The UMChurch began in 1729 in England, and was led by John and Charles Wesley. The modern UMChurch is the result of the 1939 merger of three Methodist bodies ( Methodist Episcopal, Methodist Episcopal South, and Methodist Protestant churches) and a 1968 reunion of the Evangelical United Bretheren and The Methodist Churches. The UMChurch has over 10 million members worldwide as of 2000.
We continue our devotion to creating disciples for Jesus Christ and making the Good News available to anyone who desires to hear it. All preaching and teaching is grounded in Scripture, informed by Christian tradition, enlivened by personal experience, and tested by reason. Along with other Christian denominations, we believe in God -- expressed as Father, Son, and Holy Spirit. The UMChurch is part of the church universal. All persons, regardless of race, color, national origin, status, or economic condition, are welcome to attend our churches, receive Holy Communion, and be baptized and admitted into membership.
Sometimes people call the UMChurch "the church of the warm heart" because we have a history of caring about and working to create justice for all people. It all started with founder John Wesley, who felt his own heart strangley warmed nearly three centuries ago. Along with his brother Charles, they launched a movement that spread to the American colonies and took hold with a fervor that still exists.
Methodists were among the first to create institutions of learning for settlers, women, and newly freed slaves. There are now 120 United Methodist institutions, including schools outside the U.S., most notably Africa University in Simbabwe.
United Methodists comprise the second largest Protestant denomination in the U.S.
The United Methodist Publishing House, copyright 2001
Other 18th Century Church leaders (and/or founders) were Jacob Albright, Philip Otterbein, Martin Boehm, and Francis Asbury. UM's are mission oriented and socially concious. We are aware of world events and strive to help those in need.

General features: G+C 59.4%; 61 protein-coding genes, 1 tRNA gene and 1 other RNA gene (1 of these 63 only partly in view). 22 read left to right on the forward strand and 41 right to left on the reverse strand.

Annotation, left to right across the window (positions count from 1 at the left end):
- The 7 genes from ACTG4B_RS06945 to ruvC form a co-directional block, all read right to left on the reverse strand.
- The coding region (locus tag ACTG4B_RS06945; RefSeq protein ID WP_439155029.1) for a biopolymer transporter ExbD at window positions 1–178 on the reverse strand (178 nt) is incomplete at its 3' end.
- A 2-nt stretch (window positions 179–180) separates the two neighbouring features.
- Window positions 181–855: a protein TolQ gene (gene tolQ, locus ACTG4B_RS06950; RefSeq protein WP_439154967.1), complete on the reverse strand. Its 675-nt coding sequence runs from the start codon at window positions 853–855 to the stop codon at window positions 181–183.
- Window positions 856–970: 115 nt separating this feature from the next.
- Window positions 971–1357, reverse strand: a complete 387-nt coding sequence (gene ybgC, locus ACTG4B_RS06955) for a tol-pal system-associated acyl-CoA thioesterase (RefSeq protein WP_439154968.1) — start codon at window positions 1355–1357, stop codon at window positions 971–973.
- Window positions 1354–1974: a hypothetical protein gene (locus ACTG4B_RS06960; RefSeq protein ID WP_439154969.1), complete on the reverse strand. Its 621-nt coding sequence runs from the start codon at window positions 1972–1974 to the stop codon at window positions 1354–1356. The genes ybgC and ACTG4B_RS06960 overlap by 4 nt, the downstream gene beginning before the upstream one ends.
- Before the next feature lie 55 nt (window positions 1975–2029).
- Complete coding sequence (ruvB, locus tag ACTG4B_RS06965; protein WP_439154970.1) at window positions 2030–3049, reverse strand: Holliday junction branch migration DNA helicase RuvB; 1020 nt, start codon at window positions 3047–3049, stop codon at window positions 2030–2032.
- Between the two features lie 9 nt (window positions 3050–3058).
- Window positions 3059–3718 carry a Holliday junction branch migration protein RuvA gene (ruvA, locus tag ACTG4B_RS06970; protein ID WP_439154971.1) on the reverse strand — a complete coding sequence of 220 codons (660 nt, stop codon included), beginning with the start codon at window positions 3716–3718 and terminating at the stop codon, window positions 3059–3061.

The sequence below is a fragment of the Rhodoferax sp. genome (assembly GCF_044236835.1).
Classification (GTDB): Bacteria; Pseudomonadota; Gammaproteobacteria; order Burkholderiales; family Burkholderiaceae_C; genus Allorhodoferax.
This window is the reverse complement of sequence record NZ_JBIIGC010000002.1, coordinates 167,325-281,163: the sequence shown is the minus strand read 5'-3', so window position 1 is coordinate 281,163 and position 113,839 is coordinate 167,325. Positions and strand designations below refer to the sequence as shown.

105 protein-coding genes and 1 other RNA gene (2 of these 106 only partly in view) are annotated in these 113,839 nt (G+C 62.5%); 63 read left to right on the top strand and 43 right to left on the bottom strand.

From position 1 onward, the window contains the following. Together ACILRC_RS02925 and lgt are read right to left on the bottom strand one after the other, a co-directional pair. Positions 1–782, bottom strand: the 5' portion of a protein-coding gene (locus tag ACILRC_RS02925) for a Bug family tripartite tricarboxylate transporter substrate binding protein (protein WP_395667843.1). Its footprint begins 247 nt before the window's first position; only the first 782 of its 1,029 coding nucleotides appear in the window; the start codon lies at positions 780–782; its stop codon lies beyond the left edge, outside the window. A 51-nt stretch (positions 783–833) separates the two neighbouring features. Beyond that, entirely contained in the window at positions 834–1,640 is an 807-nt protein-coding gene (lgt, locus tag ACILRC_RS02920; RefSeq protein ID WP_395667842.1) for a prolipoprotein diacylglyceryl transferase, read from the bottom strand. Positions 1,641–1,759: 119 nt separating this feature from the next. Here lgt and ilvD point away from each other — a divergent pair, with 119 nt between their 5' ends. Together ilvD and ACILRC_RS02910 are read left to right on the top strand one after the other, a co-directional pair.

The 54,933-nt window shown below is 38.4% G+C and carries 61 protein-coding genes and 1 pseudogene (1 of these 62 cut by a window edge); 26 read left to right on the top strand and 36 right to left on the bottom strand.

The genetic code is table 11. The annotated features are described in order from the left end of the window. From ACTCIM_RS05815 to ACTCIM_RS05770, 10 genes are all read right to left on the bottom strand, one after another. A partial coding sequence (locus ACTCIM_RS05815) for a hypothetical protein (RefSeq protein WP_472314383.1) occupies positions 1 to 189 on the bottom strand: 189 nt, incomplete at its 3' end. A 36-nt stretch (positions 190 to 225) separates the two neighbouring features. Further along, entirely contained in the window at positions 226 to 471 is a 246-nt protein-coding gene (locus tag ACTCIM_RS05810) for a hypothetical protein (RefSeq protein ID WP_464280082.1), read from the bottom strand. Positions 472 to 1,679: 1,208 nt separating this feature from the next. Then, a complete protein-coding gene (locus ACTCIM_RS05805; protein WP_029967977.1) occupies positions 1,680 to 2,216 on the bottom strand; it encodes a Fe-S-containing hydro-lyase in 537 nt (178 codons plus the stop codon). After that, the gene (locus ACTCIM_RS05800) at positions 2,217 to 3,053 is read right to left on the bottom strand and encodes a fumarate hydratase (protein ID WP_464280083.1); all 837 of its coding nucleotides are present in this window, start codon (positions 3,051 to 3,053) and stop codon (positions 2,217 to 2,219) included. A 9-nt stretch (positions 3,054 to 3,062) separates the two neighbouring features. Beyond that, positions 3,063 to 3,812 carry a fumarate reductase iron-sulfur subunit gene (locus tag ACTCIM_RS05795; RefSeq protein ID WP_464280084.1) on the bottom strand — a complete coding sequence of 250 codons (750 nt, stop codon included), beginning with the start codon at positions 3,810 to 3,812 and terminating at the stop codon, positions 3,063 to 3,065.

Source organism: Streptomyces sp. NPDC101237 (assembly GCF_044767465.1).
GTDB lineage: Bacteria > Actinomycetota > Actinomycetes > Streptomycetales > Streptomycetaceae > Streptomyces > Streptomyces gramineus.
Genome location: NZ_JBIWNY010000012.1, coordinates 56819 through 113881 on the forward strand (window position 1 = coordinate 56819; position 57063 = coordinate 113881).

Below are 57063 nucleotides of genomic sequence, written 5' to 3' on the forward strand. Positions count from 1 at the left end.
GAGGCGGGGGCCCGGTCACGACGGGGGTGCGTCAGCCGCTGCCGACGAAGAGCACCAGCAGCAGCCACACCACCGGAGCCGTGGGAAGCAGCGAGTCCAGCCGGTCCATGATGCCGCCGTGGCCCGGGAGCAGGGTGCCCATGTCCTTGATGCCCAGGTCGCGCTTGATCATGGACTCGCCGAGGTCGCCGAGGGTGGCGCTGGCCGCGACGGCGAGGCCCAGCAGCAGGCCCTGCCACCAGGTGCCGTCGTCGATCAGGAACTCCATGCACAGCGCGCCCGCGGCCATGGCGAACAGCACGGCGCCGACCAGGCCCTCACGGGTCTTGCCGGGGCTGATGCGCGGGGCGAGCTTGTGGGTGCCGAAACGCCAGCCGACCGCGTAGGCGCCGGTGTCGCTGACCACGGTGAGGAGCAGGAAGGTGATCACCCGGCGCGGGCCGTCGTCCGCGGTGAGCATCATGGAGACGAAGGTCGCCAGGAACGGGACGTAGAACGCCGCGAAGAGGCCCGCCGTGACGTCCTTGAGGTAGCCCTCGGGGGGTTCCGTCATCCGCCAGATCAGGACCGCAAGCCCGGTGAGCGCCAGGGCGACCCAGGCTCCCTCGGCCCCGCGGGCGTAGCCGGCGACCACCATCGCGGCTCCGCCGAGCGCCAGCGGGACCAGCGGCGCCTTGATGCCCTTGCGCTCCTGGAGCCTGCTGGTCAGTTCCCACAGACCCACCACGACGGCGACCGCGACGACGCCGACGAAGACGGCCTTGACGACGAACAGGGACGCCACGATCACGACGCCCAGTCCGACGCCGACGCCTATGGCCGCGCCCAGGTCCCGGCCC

The highest legislative body -- the only organization that can speak for the church -- is the General Conference. An assembly of up to 1,000 delegates, it is composed of equal numbers of laity and clergy and meets once every four years. Delegates are chosen by regional units (annual conferences) throughout the U.S. and in 15 other nations. Non-voting representatives come from affiliated churches in 25 other countries.
United Methodists are . . .
. . .People who try to be accepting, caring, hospitable, inclusive, family-oriented, and community aware.
. . . People who are concerned about those beyond their communites around the world. Active in mission, and responsive.
. . . People who love music, church suppers, and a sense of community. Initiators, with a history of creating ministries related to education, employment, health, and other issues.
. . . People who like to tell the story of God's redeeming grace.
"Do all the good you can.
By all the means you can,
In all the ways you can,
In all the places you can,
At all the times you can,
To all the people you can,
As long as ever you can."
This is known as John Wesley's creed, although there is no real evidence that he actually authored it or said it. Regardless, it captures the essence of Wesley's activist theology. Wesley preached that there is no religion but social religion, meaning that faith without practice is dead.